The Enemies Of Empire

PrintPrintEmailEmailWe know, to the hour and minute, when this country reached the point of no return on its way to becoming a world power. It was at exactly 5:30 A.M., Manila time, on Sunday, May 1, 1898, when Commodore George Dewey, U.S.N., commanding the Asiatic Squadron of four small cruisers and two gunboats, coolly turned from his position on the bridge of his flagship Olympia, and said to its captain in words that were to echo across distant America: “You may fire when you are ready, Gridley.” The command loosed salvos of shells that swiftly crushed the decrepit fleet of the Spanish Admiral Montojo (two cruisers and seven small gunboats of an antiquated type), which had been huddling under the defenses of Manila. The battle was, in the words of the English historian Herbert W. Wilson, “a military execution rather than a real contest.”

Its effects on American foreign policy, however, were incalculable, and the end is not yet. Hawaii was swiftly annexed as a territory on July 7, 1898; and by the ratification of the Treaty of Paris ending the war on February 6, 1899, we found ourselves the sovereign rulers of all the Spanish colonial possessions in the Philippines, there to remain for the next forty-seven years. The Pacific Ocean was thenceforth to be regarded as “an American lake.” What we now often forget, however, is how many Americans were in those early days opposed to the idea of an American Empire. Sixty years ago imperialism, then defined as the raising of the flag by force over noncontiguous territory, and called by its friends “expansionism,” was the burning issue of the day. It was bitterly contested, largely on abstract moral grounds as a gross betrayal of American principles, by a small but tenacious band of New England reformers.

The hard core of the anti-imperialist movement, both at the start and at the finish, was composed of conservative Boston lawyers and bankers, many of them lineal descendants of the Pilgrims. They soon gathered about them a remarkable nationwide galaxy of literary lights, college presidents, leaders of industry and labor, editors, and politicians, constituting what has been called “the first great national propaganda organization of the twentieth century.” Their achievements were greater in the vigorous expression of their views than in practical politics. Yet they lost one of their major battles in the Senate by only one vote; for a time they threatened to endanger McKinley’s re-election in 1900; and there can be no doubt that their tireless needling of the American conscience about colonialism, which continued until 1920, hastened the eventual independence of the Philippines.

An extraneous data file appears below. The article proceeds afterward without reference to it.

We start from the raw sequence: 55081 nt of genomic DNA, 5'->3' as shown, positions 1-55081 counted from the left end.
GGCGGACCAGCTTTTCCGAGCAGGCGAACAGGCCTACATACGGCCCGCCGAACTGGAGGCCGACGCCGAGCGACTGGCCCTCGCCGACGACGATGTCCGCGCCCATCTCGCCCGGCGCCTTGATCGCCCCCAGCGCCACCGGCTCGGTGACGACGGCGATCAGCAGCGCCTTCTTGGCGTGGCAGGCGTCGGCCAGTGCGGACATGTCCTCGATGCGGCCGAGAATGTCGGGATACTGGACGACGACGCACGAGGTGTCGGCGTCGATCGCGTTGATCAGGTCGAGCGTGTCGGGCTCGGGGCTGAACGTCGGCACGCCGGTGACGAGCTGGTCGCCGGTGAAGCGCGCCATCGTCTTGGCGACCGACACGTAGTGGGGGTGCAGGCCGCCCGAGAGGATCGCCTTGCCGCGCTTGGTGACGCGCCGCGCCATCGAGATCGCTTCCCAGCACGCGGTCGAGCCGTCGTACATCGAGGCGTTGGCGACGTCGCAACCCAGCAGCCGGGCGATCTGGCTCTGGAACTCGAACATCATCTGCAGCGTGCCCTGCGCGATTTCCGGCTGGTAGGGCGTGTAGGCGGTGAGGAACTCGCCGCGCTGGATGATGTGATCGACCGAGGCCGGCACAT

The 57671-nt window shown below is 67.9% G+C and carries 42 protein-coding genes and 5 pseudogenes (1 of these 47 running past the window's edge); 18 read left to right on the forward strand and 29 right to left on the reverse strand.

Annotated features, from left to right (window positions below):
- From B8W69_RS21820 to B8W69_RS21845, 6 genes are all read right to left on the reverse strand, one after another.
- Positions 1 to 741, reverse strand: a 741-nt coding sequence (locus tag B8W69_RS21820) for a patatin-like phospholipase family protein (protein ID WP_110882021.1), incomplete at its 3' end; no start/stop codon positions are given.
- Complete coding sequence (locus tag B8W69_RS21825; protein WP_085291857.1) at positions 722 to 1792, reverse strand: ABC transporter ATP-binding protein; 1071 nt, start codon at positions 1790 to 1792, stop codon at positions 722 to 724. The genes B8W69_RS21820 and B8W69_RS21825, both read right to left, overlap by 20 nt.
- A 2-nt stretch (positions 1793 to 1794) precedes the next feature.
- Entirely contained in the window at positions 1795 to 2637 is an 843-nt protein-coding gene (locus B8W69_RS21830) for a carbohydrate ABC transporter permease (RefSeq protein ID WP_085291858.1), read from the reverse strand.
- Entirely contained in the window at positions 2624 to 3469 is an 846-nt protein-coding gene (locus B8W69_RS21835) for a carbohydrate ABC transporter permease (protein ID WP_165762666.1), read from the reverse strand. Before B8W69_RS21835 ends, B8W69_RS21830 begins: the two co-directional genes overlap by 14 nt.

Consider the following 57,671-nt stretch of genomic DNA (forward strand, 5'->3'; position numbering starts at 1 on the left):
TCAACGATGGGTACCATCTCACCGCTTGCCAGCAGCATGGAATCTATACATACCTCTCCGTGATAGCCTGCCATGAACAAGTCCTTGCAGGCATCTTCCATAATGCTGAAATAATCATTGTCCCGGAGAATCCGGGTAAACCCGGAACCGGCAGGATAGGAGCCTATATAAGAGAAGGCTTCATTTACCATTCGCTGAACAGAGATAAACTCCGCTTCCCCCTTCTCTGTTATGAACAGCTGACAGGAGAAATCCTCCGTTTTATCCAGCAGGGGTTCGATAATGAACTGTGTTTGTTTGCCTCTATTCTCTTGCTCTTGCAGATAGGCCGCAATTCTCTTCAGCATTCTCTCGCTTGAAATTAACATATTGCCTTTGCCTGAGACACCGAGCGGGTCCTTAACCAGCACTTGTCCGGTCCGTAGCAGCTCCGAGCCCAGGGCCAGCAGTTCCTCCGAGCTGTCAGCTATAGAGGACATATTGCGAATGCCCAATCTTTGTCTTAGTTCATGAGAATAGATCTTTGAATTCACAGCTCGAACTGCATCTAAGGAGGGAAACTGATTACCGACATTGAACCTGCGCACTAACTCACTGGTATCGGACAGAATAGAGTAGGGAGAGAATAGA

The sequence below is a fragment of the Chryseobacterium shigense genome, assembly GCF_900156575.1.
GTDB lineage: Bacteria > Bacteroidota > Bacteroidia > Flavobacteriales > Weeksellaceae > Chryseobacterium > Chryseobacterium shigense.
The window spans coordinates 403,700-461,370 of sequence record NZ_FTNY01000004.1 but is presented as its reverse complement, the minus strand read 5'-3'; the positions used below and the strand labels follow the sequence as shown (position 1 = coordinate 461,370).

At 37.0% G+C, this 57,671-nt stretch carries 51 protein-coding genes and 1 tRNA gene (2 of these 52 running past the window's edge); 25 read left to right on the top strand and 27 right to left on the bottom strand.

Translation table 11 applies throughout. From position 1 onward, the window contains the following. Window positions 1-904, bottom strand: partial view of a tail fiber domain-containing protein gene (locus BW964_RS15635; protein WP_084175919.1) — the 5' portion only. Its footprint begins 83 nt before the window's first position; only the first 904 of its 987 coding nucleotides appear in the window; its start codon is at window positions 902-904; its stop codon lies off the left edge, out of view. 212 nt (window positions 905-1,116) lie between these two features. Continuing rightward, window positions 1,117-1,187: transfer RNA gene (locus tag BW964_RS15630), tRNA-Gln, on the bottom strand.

Crusades being somewhat out of fashion nowadays, it may be difficult to recover the fervor of these heirs of Wendell Phillips and Charles Sumner as they denounced the extension of American rule by force in the Philippines, not because of what it might do to the Filipinos, but because of what they were convinced it was bound to do to American democratic ideals. They saw in the American seizure and retention of the Islands “the infamy of the doctrine that a people may be governed without their consent.” At least some of the Filipinos, under Emilio Aguinaldo, were not “consenting” to their “pacification” by our troops. A spineless administration in Washington, too much influenced by a group of jingoes in high places and by the yellow press, had liberated the Islanders from Spain only to try to enslave them again. This was rank apostasy from our professed principles in the Declaration of Independence and the Gettysburg Address. Could it be that Aguinaldo was fighting for our principles, while we had succumbed to the evil colonial policy of defeated Spain?

The expansionists’ reply to this plea for democracy was the twin slogan: duty and destiny. It was, they said, the moral and religious duty of a civilized nation to accept the white man’s burden, imposed upon us, in this instance, by our own idealistic crusade to free the Spanish possessions from centuries of misrule. As a moral aristocrat among nations, blessed with so many special advantages, America must, as a matter of noblesse oblige, undertake a self-sacrificing mission of political education in a world of backward peoples. In the words of the archexpansionist Theodore Roosevelt: “Peace cannot be had until the civilized nations have expanded in some shape over the barbarous nations.” And besides, such expansion was inevitable. What John Hay called “cosmic tendency” and others invoked as Manifest Destiny (now enlarged to a global scale) was irresistibly impelling the onward march of the white men who spoke what Sir Cecil Spring-Rice called “God’s language.” Richard Croker, the boss of Tammany, remarked that “My idea of anti-imperialism is opposition to the fashion of shooting everybody who doesn’t speak English.”